The important things that American Animals got wrong, as far as I am concerned, involved (surprise!) librarians.  The burglars in the movie showed much more concern about harming the rare books librarian than their real life counterparts did.  And the "true story" completely erased the library director who put herself in harm's way to try to stop the theft.  Maybe she didn't give the producers permission to include her?  I don't know but leaving her out was not the truth.

A few more questions and I am not the first person to ask them: If instead of white suburban guys the crooks had been African-American urbanites would this movie have been made?  If so would the script have tried so hard to show them as Good Boys Gone Wrong?  Hell, would they have even survived their arrests?

Unanswerable, of course.

By coincidence I just rewatched another movie based on a true story, one I liked better than American Animals or Argo.  The Informant! concerns Mark Whitacre who is apparently the highest executive to ever voluntarily turn whistleblower about his company's wrong deeds.  In the 1990s Whitacre was a biochemist and high-paid executive for ADM, one of the world's largest food processors.

And he told an FBI agent that his company was involved in an ongoing world-wide conspiracy to fix the prices for corn syrup, which finds its way into everything. As one agent says in amazement "Every American is a victim of corporate crime before he finishes breakfast."  So Whitacre agrees to wear a wire.

This sounds like we are building up to a dark brooding movie with heart-pounding suspense.  That's not what we get.  The flick is full of bright colors and Illinois sunshine and most of the time Whitacre seems to be having a marvelous time doing his spy gig.  At one point he shows his secret recorder to a virtual stranger and explains that he is Secret Agent Double-oh-fourteen "because I'm twice as smart as James Bond!'

Whitacre often provides a running narration on events, which is not surprising.  But his narrative almost never relates to what's going on.  As he is about to plot price-fixing with fellow executives he tells us: "I think I have nice hands.  They're probably my favorite part of my body..."

By now you may have the idea that Whitacre was not playing with a full corn silo.  In fact, as near as I can tell the place where the movie may depart most from the facts is in choosing to show us whether he was crazy from the start, or cracked under pressure.  (As his lawyer points out, FBI agents going undercover get training on coping with a double life.  All Whitacre got was a recorder and a firm handshake.)

I have simplified the story considerably.  The complications are what makes it so fascinating.  I loved watching Scott Bakula and Joel McHale playing FBI agents looking on in stunned horror as shoe after shoe after shoe drops on their case.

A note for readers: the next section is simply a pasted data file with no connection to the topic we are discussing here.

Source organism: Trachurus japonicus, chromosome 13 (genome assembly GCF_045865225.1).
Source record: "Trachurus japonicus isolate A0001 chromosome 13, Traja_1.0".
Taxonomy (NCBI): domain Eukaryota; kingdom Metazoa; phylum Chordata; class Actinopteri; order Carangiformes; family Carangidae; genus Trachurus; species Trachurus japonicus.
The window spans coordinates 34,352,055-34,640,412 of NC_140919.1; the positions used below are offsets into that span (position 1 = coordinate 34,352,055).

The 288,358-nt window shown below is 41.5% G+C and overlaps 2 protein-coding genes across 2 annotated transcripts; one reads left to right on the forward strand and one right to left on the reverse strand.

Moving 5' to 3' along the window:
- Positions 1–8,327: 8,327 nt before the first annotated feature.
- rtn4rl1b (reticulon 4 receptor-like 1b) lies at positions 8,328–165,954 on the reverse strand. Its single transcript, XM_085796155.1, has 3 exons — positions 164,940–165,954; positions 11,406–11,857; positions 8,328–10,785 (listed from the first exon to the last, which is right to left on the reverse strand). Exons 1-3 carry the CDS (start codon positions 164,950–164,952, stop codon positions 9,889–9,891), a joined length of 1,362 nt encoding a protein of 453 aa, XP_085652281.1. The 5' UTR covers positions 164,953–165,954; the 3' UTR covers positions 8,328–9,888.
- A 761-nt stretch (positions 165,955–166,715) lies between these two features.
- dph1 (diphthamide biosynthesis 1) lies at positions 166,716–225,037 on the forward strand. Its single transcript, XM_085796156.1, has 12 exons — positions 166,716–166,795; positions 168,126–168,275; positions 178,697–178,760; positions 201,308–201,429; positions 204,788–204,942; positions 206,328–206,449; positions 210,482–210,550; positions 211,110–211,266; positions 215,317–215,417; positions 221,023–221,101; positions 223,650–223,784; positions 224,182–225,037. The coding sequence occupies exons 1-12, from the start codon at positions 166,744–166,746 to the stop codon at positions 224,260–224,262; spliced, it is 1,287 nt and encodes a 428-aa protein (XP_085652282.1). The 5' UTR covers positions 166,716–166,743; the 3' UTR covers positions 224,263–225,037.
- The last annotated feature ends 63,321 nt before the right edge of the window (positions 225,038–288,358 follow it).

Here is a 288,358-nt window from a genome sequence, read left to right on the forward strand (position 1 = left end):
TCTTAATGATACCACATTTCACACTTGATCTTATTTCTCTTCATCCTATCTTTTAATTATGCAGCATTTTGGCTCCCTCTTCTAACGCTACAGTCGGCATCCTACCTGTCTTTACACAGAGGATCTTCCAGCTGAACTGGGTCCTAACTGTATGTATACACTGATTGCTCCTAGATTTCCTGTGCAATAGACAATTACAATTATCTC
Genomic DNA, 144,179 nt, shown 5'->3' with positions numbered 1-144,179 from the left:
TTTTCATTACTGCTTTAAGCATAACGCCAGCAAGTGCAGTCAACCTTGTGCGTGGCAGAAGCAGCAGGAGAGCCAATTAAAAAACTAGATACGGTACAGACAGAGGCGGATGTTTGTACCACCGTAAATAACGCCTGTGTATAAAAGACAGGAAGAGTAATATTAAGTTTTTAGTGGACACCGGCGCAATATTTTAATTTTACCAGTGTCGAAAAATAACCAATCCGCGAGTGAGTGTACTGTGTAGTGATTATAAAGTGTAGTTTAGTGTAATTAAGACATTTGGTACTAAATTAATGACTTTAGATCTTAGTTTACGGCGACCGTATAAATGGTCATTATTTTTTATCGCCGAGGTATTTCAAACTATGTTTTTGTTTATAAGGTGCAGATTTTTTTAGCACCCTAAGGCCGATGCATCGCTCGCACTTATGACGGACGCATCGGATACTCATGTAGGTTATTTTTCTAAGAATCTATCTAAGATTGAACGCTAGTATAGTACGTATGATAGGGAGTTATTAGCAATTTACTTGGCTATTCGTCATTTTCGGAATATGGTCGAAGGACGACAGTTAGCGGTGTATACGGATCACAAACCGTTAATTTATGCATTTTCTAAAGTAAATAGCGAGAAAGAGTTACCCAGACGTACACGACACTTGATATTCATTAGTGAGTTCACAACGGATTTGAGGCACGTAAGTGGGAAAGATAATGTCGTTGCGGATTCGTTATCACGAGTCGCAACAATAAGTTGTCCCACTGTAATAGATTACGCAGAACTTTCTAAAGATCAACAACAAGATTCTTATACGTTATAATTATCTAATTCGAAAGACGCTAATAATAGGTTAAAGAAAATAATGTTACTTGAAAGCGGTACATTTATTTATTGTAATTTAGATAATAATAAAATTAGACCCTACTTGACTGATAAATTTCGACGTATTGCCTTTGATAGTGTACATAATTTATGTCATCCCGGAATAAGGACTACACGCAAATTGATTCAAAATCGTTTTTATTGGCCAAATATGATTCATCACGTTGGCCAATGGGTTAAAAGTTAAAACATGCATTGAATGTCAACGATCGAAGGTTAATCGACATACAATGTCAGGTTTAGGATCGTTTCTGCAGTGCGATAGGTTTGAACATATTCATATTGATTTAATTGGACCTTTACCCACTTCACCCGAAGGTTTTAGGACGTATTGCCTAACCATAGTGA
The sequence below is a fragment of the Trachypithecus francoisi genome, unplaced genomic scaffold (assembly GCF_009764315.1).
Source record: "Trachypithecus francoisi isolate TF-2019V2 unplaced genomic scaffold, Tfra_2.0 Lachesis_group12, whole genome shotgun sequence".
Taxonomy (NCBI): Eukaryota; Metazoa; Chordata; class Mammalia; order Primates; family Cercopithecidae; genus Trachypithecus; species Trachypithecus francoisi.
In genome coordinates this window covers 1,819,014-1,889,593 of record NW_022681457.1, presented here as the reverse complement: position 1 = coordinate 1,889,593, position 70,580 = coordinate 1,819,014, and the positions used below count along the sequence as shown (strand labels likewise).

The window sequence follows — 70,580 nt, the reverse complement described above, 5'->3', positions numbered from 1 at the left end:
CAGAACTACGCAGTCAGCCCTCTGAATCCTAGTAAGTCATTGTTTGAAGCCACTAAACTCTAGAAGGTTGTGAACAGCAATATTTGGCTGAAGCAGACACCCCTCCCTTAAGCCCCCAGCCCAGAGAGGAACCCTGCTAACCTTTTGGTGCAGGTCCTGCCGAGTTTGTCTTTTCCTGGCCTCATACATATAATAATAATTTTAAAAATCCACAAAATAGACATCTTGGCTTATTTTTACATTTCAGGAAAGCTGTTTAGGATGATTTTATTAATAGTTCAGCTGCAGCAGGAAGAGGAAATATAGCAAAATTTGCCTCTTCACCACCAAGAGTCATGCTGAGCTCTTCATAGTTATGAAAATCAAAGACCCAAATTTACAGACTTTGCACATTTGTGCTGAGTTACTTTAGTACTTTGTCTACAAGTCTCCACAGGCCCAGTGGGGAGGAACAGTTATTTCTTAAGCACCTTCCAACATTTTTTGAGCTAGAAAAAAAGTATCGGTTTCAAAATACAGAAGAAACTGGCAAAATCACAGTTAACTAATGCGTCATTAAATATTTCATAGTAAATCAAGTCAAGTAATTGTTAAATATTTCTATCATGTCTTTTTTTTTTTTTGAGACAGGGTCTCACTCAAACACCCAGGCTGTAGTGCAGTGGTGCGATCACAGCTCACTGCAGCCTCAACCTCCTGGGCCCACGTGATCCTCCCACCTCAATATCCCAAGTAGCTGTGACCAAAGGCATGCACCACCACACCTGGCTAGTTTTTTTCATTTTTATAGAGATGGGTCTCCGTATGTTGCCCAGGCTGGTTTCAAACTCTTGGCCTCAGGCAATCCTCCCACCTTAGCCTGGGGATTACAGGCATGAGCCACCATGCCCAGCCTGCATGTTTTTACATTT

One person who seems to have had a wonderful time with this movie is composer Marvin Hamlisch.  In keeping with the spirit of the film, his music usually has nothing to do with the plot of the film.  When a character is taking a lie detector test the accompanying music is -- a square dance?

In closing, let me just wish that if they make a film of your life it has a happy ending.

01 October 2018

Doing It Right


by Steve Liskow

Two weeks ago, I joined fourteen other authors at a fund-riser for the New Britain (CT) Public Library. I taught high school English in the town for thirty years and some of my former students showed up, one of them as a fellow author (see? I did something right). Another former student works at the library, and several of my books are set in central Connecticut, so I had some sales advantages.

I usually avoid events with more than five or six authors because we tend to cancel out each other's sales. Such affairs generally offer "exposure" (try paying your dentist with "exposure" and let me know how it works) instead of a fee, too. Selling books is always iffy, but this event gives the authors better odds.

Literary Libations occurs every other year, and the organizers host authors in various genres who have released a new book since the previous event. I only knew three of the other writers (including my former student) and only two others write mysteries. I was between a young poet (who had a great sense of humor and made out like Charlie Sheen) and a college professor with a new textbook. No competition there, right?

The organizers charge a hefty admission fee--in advance--because it is a fund-raiser (authors get in free and they even feed us). That large fee conditions people to spend money on new books. A local caterer offers everything from hors d'oeuvres to pasta to ice cream, and they have a cash bar. If you've never worked an event where alcohol flows, you won't believe how it can spike your sales.

This year, the librarian greeted me by asking, "Have you seen your gift basket?"

I had no idea what she was talking about, so she showed me the prize table.

Fifteen people assembled gift baskets as raffle prizes, and one couple liked my first novel Who Wrote the Book of Death? (set in New Britain, of course, and mentioning local landmarks) so much they gathered the various wines and snacks the book mentioned into one lavish gift. That floored me, and it got even better when I learned that same book was the topic of the library's book group the following week.